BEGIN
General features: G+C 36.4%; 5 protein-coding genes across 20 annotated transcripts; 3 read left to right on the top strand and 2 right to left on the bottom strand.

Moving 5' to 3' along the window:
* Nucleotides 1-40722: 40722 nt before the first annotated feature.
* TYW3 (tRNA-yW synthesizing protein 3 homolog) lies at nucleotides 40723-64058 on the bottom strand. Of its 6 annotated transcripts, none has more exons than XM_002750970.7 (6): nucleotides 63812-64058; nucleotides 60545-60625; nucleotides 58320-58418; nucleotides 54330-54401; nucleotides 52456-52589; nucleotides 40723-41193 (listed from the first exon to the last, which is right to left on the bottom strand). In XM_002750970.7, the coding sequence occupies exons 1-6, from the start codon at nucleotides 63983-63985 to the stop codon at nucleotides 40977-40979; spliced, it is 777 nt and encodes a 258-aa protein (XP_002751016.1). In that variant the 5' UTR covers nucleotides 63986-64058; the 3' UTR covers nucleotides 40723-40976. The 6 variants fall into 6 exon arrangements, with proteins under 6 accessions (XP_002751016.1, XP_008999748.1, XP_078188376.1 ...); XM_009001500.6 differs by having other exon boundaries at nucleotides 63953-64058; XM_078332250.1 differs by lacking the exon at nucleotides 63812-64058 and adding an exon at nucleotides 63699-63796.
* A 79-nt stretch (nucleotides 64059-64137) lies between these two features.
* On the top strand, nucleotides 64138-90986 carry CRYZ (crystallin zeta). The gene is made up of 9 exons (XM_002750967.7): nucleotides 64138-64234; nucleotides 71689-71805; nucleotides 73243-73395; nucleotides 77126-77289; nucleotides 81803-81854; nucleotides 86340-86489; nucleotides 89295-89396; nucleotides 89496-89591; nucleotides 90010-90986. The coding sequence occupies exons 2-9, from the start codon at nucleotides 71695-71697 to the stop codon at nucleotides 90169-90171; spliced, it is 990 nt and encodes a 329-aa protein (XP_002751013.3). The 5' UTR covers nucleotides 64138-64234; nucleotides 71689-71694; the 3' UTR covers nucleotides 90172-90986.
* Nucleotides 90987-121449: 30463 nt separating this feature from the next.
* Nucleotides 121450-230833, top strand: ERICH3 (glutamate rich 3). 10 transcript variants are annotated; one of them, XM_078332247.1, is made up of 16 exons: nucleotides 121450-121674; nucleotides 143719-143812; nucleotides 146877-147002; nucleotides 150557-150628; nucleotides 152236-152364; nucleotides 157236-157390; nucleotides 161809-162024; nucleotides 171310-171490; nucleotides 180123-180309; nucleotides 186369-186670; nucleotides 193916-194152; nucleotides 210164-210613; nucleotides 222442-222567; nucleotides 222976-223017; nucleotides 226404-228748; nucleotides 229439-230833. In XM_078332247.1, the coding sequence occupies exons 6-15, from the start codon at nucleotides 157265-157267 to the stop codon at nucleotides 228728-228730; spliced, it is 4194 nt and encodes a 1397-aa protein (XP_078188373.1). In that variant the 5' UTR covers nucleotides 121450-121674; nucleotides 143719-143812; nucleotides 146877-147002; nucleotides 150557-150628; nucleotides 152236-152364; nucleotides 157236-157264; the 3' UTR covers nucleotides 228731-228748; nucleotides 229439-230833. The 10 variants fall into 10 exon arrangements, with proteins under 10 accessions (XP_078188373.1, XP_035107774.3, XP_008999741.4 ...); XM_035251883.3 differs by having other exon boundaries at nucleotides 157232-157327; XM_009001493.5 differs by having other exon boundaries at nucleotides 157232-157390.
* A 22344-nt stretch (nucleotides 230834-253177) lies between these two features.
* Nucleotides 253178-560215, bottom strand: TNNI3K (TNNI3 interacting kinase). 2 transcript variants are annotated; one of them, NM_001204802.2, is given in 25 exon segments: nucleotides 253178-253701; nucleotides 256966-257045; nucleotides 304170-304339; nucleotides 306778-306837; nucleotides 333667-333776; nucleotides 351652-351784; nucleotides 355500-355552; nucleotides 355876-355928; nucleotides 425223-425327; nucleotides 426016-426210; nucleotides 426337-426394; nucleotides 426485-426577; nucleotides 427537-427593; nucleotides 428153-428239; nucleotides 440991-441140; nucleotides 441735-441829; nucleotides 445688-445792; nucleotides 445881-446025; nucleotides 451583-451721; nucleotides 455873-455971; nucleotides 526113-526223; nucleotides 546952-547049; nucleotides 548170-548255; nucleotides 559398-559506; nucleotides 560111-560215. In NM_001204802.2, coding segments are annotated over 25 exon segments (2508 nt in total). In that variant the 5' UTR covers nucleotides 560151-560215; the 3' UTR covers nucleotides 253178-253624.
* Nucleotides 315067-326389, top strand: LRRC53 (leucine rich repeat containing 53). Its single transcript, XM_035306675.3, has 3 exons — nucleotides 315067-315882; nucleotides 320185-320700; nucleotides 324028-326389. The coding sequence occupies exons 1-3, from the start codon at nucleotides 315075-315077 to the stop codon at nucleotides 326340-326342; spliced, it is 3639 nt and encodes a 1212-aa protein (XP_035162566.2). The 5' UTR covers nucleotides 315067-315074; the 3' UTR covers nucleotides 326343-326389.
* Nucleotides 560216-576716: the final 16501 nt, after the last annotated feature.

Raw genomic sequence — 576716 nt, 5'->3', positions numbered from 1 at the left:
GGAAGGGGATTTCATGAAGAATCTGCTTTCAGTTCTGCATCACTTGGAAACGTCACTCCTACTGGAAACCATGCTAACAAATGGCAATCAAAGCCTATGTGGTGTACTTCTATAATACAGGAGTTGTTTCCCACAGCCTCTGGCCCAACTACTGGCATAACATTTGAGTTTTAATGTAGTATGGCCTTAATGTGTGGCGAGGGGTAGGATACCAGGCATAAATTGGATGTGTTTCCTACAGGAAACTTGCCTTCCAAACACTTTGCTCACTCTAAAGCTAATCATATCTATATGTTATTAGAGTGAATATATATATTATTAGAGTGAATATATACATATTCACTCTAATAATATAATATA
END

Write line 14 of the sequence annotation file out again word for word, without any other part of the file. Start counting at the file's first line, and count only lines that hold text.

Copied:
GGAAGGGGATTTCATGAAGAATCTGCTTTCAGTTCTGCATCACTTGGAAACGTCACTCCTACTGGAAACCATGCTAACAAATGGCAATCAAAGCCTATGTGGTGTACTTCTATAATACAGGAGTTGTTTCCCACAGCCTCTGGCCCAACTACTGGCATAACATTTGAGTTTTAATGTAGTATGGCCTTAATGTGTGGCGAGGGGTAGGATACCAGGCATAAATTGGATGTGTTTCCTACAGGAAACTTGCCTTCCAAACACTTTGCTCACTCTAAAGCTAATCATATCTATATGTTATTAGAGTGAATATATATATTATTAGAGTGAATATATACATATTCACTCTAATAATATAATATA